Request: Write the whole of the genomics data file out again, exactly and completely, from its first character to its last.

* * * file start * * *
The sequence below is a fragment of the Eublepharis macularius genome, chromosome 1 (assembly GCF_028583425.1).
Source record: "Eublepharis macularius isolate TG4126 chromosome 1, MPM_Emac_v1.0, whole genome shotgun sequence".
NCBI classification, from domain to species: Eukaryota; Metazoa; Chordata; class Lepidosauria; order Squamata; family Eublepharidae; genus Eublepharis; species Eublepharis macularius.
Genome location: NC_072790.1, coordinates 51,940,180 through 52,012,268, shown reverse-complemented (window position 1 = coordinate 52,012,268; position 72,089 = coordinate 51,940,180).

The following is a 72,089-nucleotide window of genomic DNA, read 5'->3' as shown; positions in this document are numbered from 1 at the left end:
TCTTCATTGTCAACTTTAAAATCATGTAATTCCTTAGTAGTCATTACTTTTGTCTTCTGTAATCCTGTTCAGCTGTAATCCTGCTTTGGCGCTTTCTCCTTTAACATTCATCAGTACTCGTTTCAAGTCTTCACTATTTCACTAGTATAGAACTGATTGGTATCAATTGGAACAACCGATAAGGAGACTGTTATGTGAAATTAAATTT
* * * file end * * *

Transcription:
The sequence below is a fragment of the Eublepharis macularius genome, chromosome 1 (assembly GCF_028583425.1).
Source record: "Eublepharis macularius isolate TG4126 chromosome 1, MPM_Emac_v1.0, whole genome shotgun sequence".
NCBI classification, from domain to species: Eukaryota; Metazoa; Chordata; class Lepidosauria; order Squamata; family Eublepharidae; genus Eublepharis; species Eublepharis macularius.
Genome location: NC_072790.1, coordinates 51,940,180 through 52,012,268, shown reverse-complemented (window position 1 = coordinate 52,012,268; position 72,089 = coordinate 51,940,180).

The following is a 72,089-nucleotide window of genomic DNA, read 5'->3' as shown; positions in this document are numbered from 1 at the left end:
TCTTCATTGTCAACTTTAAAATCATGTAATTCCTTAGTAGTCATTACTTTTGTCTTCTGTAATCCTGTTCAGCTGTAATCCTGCTTTGGCGCTTTCTCCTTTAACATTCATCAGTACTCGTTTCAAGTCTTCACTATTTCACTAGTATAGAACTGATTGGTATCAATTGGAACAACCGATAAGGAGACTGTTATGTGAAATTAAATTT